Cultus Creek, Darkwoods, British Columbia (Photo by Tim Ennis/NCC)
The lush valleys, rugged peaks, tumbling creeks and deep lakes of British Columbia's Selkirk Mountains are both astoundingly beautiful and ecologically important. In the heart of this incredible mountain range lies a 136,000-acre (55,000-hectare) privately owned property known as Darkwoods.
Here, wildlife — including one of the last herds of mountain caribou in the world — finds refuge. Rare plants survive. Pristine water from alpine lakes feeds into 17 separate watersheds. Forests, whose diversity rivals any in British Columbia, thrive.
Beloved by the local community for its backcountry recreation opportunities, natural resources and scenic beauty, Darkwoods can now also be celebrated as a conservation legacy of global, national and local importance.
Mountain caribou (Photo by Garry Beaudry)
Why Darkwoods matters
There is not just one feature that makes Darkwoods such an important natural treasure. The property contains a multitude of special characteristics. Some of these are tangible, like the plants and animals that live here. Others are less easy to see, but just as vital to the long-term protection of nature and culture in the region. For example, Darkwoods is an important source of clean water that pours into Kootenay Lake and other water bodies. It is also a highly valued part of the wilderness backyard to the surrounding communities, who use it for recreation and resources. Read more >
The Nature Conservancy of Canada (NCC) purchased Darkwoods in 2008 from Pluto Darkwoods Forestry Corporation. This acquisition remains the single largest private land purchase for conservation in Canadian history. Since securing Darkwoods, we have completed an extensive ecological baseline inventory of the property, which then informed our Property Management Plan. Darkwoods continues to be one of our most active projects, with ongoing conservation research and a long list of stewardship activities throughout the summer. Read more >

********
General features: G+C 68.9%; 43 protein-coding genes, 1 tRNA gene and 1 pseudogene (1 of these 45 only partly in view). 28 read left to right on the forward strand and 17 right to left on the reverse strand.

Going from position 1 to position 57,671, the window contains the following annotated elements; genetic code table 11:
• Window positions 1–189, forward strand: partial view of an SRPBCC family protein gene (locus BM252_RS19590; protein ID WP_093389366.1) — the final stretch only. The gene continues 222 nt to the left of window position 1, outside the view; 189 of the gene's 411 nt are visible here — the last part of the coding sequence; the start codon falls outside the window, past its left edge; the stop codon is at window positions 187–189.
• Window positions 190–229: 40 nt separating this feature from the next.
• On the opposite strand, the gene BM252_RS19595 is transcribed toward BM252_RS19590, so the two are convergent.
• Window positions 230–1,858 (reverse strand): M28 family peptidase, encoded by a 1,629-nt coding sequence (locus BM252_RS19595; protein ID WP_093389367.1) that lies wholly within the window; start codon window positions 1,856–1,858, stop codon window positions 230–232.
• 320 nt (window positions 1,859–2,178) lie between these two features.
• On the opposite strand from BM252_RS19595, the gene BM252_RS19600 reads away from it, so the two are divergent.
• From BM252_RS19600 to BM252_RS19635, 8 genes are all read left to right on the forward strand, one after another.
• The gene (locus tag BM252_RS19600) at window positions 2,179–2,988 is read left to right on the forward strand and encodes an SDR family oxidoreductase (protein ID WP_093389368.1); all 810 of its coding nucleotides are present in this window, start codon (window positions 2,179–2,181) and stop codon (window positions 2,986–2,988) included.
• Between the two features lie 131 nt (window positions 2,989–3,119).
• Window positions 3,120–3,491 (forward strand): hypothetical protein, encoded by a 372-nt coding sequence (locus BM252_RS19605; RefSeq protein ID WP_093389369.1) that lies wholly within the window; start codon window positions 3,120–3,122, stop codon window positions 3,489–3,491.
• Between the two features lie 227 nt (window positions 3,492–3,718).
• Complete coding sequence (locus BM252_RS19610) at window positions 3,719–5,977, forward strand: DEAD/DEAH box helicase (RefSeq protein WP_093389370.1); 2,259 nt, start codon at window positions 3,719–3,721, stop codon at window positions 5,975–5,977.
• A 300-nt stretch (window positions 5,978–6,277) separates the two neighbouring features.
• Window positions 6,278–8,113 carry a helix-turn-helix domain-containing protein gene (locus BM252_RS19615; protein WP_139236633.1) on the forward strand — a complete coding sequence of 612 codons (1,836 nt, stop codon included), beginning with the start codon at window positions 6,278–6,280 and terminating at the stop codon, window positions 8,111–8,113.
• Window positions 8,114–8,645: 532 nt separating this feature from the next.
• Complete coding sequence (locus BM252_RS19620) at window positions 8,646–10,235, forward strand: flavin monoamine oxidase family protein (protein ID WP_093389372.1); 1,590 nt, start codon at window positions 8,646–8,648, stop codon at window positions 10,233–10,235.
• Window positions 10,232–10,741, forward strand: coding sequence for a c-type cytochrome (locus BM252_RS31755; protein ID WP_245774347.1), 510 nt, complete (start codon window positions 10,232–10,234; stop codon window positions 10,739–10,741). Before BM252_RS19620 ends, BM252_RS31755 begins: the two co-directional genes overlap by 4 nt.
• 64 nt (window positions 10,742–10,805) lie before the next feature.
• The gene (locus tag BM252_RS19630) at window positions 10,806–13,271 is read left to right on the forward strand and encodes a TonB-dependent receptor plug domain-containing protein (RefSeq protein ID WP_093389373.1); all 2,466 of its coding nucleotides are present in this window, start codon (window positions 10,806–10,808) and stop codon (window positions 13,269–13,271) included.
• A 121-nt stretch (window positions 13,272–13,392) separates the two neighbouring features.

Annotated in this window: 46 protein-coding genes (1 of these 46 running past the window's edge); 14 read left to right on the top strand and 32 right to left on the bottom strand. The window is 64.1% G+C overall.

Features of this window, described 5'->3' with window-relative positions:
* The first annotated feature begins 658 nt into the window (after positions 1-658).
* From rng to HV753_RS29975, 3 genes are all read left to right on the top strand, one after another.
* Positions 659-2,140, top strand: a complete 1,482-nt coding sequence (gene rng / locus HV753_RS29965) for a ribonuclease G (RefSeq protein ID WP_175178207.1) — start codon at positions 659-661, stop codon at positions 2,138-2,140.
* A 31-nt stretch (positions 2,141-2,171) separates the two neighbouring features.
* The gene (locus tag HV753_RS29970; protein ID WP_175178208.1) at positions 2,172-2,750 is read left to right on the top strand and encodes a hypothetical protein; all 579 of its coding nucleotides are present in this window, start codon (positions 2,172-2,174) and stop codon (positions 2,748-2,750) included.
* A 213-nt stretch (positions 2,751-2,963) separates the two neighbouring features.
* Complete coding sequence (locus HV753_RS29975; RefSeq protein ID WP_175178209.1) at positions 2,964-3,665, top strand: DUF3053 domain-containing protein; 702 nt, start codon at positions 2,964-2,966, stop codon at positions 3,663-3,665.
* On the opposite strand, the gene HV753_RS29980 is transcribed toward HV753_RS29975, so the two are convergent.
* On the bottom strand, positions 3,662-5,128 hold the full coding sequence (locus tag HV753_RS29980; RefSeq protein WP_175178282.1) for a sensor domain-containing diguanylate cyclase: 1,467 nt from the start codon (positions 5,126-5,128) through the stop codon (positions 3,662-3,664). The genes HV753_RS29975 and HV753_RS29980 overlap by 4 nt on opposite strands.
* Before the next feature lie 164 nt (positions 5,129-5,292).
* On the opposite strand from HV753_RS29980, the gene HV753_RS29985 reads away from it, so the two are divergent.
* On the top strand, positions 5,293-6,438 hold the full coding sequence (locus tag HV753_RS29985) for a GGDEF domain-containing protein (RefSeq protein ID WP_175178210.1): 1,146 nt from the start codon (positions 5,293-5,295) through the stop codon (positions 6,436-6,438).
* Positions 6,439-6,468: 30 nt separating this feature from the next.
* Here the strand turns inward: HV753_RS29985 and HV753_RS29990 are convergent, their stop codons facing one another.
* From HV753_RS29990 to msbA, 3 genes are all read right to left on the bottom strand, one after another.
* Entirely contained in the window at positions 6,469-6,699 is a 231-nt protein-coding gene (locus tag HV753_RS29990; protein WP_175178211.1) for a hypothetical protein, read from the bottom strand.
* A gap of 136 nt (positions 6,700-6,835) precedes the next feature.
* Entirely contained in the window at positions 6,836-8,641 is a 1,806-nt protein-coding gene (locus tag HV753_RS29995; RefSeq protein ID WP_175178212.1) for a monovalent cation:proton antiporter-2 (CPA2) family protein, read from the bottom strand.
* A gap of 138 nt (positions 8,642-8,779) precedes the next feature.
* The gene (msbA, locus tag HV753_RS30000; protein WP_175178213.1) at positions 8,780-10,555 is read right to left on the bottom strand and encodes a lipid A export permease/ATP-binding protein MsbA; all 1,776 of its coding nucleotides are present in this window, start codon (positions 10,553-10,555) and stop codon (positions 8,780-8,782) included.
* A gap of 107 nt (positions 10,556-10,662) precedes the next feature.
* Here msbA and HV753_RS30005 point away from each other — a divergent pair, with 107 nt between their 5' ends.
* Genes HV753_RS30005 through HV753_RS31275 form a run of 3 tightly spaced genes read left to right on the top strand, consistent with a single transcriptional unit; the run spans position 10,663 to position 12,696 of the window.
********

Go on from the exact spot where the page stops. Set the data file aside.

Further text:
Hikers at Darkwoods, BC (Photo by NCC)
Darkwoods has a long history of use by local communities. Since the 1960s, the public has been allowed limited access to the property with a permit, and we are happy to continue that tradition and even expand those opportunities. At the same time, the land cannot support all uses, at all times, in all places and retain its special character. Some reasonable limits are required.
Darkwoods forest carbon pilot project
The Darkwoods Forest carbon pilot project harnesses the power of the carbon market to further large-scale conservation in British Columbia. The forests on Darkwoods store an enormous amount of carbon, and we have been able to create a high-quality carbon project that raises important funds for our conservation work. Read more >
Partners in conservation
Darkwoods has brought together a wide variety of both private and public sector partners across Canada and the U.S., as well as local communities and First Nations. We thank the many funding and community partners who have come together to make the Darkwoods Conservation Area a reality. Read more >